| NEW YORK
NEW YORK Aug 22 HSBC Holdings Plc was
sued for $250 million on Friday for allegedly ignoring red flags
that a colorful British entrepreneur, the late David Elias, was
committing fraud through an investment vehicle he controlled.
The complaint was filed in the U.S. District Court in
Manhattan by the liquidator of Luxembourg-based SLS Capital SA,
which failed in 2009, the same year Elias died.
According to the complaint, HSBC had been a custodian of
life insurance policies used as collateral for bonds that SLS
sold to investors, and which were falsely marketed as safe.
An HSBC spokeswoman declined to comment.
Companies in the so-called life settlement business buy life
insurance policies on older individuals, and can collect death
benefits when the insureds die. Securities backed by such
policies are sometimes known as "death bonds."
One prominent seller of these bonds was Keydata Investment
Services, which had business dealings with SLS, and whose sale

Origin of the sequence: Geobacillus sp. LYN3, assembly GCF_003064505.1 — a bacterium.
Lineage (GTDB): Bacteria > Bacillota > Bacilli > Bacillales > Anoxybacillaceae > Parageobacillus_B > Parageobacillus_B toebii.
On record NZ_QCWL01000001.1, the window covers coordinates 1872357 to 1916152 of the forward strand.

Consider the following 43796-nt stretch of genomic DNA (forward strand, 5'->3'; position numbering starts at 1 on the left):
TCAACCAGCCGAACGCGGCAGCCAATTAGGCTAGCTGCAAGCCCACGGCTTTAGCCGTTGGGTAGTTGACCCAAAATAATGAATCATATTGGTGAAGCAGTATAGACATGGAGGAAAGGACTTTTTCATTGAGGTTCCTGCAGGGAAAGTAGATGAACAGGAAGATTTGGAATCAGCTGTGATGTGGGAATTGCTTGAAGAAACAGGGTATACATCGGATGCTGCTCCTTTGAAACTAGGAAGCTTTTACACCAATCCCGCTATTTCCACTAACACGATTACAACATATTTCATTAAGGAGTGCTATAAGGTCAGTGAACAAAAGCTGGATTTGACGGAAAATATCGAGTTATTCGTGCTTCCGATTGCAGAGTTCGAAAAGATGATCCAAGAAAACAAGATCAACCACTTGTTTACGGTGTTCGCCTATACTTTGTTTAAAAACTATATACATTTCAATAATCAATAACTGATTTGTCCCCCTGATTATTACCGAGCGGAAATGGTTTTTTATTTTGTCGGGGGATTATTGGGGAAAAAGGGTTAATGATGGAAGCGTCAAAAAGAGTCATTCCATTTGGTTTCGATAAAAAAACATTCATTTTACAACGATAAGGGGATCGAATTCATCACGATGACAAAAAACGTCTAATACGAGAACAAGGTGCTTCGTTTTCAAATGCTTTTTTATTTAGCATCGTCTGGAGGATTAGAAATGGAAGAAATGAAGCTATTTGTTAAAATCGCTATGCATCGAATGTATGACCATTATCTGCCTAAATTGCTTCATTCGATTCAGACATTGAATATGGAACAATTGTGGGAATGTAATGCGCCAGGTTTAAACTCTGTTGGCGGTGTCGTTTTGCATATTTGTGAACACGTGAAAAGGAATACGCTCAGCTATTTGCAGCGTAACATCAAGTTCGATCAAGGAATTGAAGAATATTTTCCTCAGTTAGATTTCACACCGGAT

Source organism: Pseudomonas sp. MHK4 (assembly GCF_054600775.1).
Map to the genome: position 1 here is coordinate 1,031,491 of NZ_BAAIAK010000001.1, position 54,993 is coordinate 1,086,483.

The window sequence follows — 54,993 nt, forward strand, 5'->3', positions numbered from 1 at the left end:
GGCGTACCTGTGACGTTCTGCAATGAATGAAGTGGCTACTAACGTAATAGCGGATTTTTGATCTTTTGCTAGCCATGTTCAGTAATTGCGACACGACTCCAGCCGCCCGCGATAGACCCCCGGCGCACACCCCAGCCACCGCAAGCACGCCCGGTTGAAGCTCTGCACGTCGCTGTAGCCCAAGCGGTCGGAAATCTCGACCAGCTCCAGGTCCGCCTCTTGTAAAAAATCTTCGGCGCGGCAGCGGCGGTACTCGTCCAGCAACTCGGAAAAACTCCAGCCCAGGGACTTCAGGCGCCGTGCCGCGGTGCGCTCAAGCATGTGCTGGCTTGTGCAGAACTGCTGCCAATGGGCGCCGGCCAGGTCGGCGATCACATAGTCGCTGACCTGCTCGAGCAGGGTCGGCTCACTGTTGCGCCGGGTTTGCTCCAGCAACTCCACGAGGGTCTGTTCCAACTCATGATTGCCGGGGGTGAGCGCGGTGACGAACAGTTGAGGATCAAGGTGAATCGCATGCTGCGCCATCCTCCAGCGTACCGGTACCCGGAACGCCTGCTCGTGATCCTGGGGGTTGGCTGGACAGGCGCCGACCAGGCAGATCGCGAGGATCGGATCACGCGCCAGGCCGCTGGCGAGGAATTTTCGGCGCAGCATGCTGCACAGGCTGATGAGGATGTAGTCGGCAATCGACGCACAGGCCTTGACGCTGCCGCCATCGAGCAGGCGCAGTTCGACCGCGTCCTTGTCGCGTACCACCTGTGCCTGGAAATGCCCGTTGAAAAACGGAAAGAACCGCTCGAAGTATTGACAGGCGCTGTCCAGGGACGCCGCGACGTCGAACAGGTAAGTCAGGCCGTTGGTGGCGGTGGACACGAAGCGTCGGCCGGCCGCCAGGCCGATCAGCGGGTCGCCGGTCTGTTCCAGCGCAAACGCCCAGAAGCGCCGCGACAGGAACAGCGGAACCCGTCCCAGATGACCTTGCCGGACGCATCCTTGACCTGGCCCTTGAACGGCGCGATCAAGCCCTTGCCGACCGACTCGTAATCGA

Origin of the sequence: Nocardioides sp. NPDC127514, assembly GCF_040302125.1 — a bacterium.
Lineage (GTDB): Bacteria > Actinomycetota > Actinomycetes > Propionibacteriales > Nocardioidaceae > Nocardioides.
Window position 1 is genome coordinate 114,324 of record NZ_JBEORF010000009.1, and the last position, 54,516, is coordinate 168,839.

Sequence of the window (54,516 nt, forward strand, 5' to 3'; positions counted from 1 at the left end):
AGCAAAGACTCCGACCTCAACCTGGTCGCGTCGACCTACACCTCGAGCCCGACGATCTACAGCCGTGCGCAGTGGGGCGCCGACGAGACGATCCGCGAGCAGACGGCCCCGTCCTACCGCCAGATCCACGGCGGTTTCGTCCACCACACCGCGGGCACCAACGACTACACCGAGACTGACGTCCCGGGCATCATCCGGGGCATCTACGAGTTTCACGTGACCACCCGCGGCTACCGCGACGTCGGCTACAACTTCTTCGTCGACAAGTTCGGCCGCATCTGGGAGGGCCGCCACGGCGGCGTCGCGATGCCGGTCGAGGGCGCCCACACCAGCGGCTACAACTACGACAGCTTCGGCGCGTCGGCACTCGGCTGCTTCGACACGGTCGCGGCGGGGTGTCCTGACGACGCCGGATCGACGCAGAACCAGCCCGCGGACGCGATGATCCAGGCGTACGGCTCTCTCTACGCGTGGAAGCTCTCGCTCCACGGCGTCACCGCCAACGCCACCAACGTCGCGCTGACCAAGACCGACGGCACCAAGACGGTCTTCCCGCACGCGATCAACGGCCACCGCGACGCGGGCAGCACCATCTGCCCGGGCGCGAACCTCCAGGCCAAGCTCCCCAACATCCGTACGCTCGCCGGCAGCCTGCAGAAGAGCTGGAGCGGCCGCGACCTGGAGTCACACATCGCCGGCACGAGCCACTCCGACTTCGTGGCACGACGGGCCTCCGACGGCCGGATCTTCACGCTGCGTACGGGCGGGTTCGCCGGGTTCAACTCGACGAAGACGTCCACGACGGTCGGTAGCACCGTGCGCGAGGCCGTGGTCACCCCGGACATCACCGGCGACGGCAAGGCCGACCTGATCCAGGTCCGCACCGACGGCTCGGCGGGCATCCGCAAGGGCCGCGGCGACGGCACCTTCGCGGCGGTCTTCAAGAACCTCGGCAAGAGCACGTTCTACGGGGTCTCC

of the bonds caused big losses for thousands of UK pensioners.
Keydata also failed in 2009. Britain's Serious Fraud Office
dropped a probe into that company in May 2011, saying it lacked
enough evidence to prosecute.
According to Friday's lawsuit, SLS began selling bonds in
2005, with investors buying them directly from the company, or
buying bonds issued by Keydata and securitized by SLS.
When SLS ran into cash-flow problems, Elias began siphoning
investors' collateral to fund other risky ventures and support
his lavish lifestyle of "corporate jets, luxury yachts, and
island resorts," the lawsuit said.
HSBC, for its part, ignored multiple signs of suspicious
activity, including that Keydata looked "like a Ponzi scheme"
and had ties to Elias, and "turned a blind eye" when Elias sold
much of the collateral in a 2008 "fire sale," the lawsuit said.
"Simple justice demands that HSBC be called to account for
its role in (Elias') fraud," the lawsuit said.
Born in Singapore, Elias's business interests stretched from
operating a Malaysian club that leased jets and yachts to the
ultra-rich who could pay $1 million a year for membership, to
the ownership of 800,000 acres in the Brazilian rainforest.
According to SLS liquidator Yann Baden, the lawsuit belongs
in New York because HSBC Bank USA operates there, and much of
its alleged improper conduct occurred there.
The case is SLS Capital SA et al v HSBC Bank USA NA, U.S.
District Court, Southern District of New York, No. 14-06846.
(Reporting by Jonathan Stempel in New York; Editing by Leslie